As we walk through the upper reaches of Lho, with the majestic peaks of Manaslu in the distance, we come across the new gompa and then ascend through a light forest next to a small river to reach the idyllic Tibetan settlement of Shayla, where the villagers are often working in the fields. A few more hours of trekking through classic alpine scenery takes us past Tibetan grazing settlements, with the trail to Pung Gyan Gompa branching off to the left. We eventually reach Sama Gaon, passing through checkered fields of barley and potatoes. The people of Sama Gaon are descendants of Tibetans who settled here over 500 years ago. The Tibetan villages in this region of Manaslu are characterized by their distinctive entrance gates (manes), and they maintain active trade with their Tibetan co-religionists over several nearby high passes. On a clear day, you may see village women weaving wool from Tibet into gowns, then trading back to Tibet. Spend the afternoon exploring the old gompa settlement above the town and wandering the streets of the intriguing Samagaon village.
A day dedicated to acclimatization! We trek up to the Ramanan Kharka cirque (4000m) and get close to the glaciers in the stunning Pugyen Valley. When enormous and majestic peaks like Peak 29, Manaslu, and Himal Chuli are in the background, it is an unforgettable experience. We are in the heart of the Great Himalayas, surrounded by imposing mountains that few people ever go into. The trail continues as a beautiful balcony towards the Sama plateau, where we settle in a lodge in the heart of the Tibetan village of Samagaon.
A morning visit to the monastery offers the opportunity to hike towards Birendra Kund glacial lake, located at the foot of the Manaslu glacier. The easy walk to Kermo Manan, with its very long mani wall, leads to an alpine-style valley that gently rises towards a typical Tibetan village. After crossing a small bridge, a short but steep climb brings you to the most beautiful village on the tour: Samdo, with 200 inhabitants. Tibet is easily accessible via Lajing Banjyang, and the people of Samdo, who are of Tibetan origin, still regularly trade with families and grandparents living in Tibet. This superb and welcoming village is an ideal place to discover and rest..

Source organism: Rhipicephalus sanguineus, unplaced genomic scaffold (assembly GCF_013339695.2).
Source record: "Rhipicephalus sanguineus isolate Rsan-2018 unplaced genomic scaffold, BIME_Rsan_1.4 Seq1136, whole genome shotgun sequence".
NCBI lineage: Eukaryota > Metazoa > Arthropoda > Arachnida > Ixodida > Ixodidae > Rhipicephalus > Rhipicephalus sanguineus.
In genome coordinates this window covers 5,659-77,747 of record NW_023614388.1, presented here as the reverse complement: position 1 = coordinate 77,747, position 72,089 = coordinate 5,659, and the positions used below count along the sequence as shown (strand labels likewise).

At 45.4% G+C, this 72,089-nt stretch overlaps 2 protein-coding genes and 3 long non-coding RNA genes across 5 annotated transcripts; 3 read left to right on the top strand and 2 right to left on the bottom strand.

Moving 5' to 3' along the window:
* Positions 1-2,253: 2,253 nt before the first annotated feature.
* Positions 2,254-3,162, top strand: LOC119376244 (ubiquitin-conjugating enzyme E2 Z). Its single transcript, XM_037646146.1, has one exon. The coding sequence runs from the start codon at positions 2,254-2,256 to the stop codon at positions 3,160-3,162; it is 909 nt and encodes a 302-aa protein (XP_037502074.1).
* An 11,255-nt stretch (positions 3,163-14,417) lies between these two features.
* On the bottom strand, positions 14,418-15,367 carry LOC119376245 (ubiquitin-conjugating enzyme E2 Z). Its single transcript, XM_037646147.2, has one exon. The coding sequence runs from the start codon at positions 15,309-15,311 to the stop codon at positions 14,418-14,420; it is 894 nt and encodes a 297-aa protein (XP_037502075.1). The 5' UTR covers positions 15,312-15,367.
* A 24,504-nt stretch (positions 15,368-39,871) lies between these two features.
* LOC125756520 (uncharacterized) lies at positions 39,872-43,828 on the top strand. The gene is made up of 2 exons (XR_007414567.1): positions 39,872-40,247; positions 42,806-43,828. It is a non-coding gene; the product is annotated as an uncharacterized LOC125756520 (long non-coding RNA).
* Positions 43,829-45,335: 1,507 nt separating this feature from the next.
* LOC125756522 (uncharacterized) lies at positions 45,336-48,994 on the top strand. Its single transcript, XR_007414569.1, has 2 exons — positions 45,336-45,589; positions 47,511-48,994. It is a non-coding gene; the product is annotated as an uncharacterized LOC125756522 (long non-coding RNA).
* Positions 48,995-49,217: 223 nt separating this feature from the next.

We set out from Samdo and will follow the old trade route toward Tibet. After crossing a bridge, we ascend through the remnants of Larkya Bazaar, a once-thriving trade market. The panoramic views become increasingly stunning as we climb for three hours past glaciers. Our destination is Dharamsala, the high camp for the Larkya La pass. Here, we take a lunch break and savor the breathtaking vistas. The altitude and cold can be intense, so we suggest taking it easy in the afternoon and staying warm. We will have an early dinner to prepare for our journey over the Larkya La Pass tomorrow.
On this chilly but beautiful morning, the sun hits the peaks around us long before we reach the campsite. Leaving the grazing fields of Bhimtang, we cross a boulder-strewn river and head down through open forests of brilliantly blooming rhododendrons, past the Kharka below Bhimtang. We'll stop for lunch at a small tea house before continuing along the rocky riverbed and sliding hillsides to several small, green villages—a sign that we've reached lower altitudes. After a long but scenic day, we eventually reach the large village of Tilje, which has a mix of Manangis (of Tibetan descent) and Chettris (Hindus), resulting in unique architecture and culture and a diverse cuisine including Dal Bhat, buckwheat dhiro, tsampa, and Tibetan salt tea.